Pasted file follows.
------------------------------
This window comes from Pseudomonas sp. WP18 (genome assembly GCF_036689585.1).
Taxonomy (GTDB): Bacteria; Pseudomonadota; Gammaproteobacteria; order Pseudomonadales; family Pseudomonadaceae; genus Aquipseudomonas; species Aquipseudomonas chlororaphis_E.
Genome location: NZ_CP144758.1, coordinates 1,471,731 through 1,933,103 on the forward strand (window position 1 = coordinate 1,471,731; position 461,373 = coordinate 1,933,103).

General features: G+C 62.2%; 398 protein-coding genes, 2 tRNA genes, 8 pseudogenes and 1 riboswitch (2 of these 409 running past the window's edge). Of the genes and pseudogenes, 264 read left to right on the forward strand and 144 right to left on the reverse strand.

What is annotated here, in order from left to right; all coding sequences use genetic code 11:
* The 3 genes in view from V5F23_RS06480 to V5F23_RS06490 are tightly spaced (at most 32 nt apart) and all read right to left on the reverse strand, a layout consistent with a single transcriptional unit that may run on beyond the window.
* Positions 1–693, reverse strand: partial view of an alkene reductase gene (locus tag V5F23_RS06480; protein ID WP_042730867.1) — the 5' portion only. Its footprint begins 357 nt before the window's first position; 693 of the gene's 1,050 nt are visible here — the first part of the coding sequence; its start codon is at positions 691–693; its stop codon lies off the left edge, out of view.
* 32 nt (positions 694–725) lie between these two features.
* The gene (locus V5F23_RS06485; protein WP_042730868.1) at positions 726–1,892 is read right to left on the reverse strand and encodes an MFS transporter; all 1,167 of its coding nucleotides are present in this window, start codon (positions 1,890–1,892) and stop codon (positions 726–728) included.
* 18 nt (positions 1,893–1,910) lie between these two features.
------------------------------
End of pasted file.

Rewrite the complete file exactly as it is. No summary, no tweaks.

This window comes from Pseudomonas sp. WP18 (genome assembly GCF_036689585.1).
Taxonomy (GTDB): Bacteria; Pseudomonadota; Gammaproteobacteria; order Pseudomonadales; family Pseudomonadaceae; genus Aquipseudomonas; species Aquipseudomonas chlororaphis_E.
Genome location: NZ_CP144758.1, coordinates 1,471,731 through 1,933,103 on the forward strand (window position 1 = coordinate 1,471,731; position 461,373 = coordinate 1,933,103).

General features: G+C 62.2%; 398 protein-coding genes, 2 tRNA genes, 8 pseudogenes and 1 riboswitch (2 of these 409 running past the window's edge). Of the genes and pseudogenes, 264 read left to right on the forward strand and 144 right to left on the reverse strand.

What is annotated here, in order from left to right; all coding sequences use genetic code 11:
* The 3 genes in view from V5F23_RS06480 to V5F23_RS06490 are tightly spaced (at most 32 nt apart) and all read right to left on the reverse strand, a layout consistent with a single transcriptional unit that may run on beyond the window.
* Positions 1–693, reverse strand: partial view of an alkene reductase gene (locus tag V5F23_RS06480; protein ID WP_042730867.1) — the 5' portion only. Its footprint begins 357 nt before the window's first position; 693 of the gene's 1,050 nt are visible here — the first part of the coding sequence; its start codon is at positions 691–693; its stop codon lies off the left edge, out of view.
* 32 nt (positions 694–725) lie between these two features.
* The gene (locus V5F23_RS06485; protein WP_042730868.1) at positions 726–1,892 is read right to left on the reverse strand and encodes an MFS transporter; all 1,167 of its coding nucleotides are present in this window, start codon (positions 1,890–1,892) and stop codon (positions 726–728) included.
* 18 nt (positions 1,893–1,910) lie between these two features.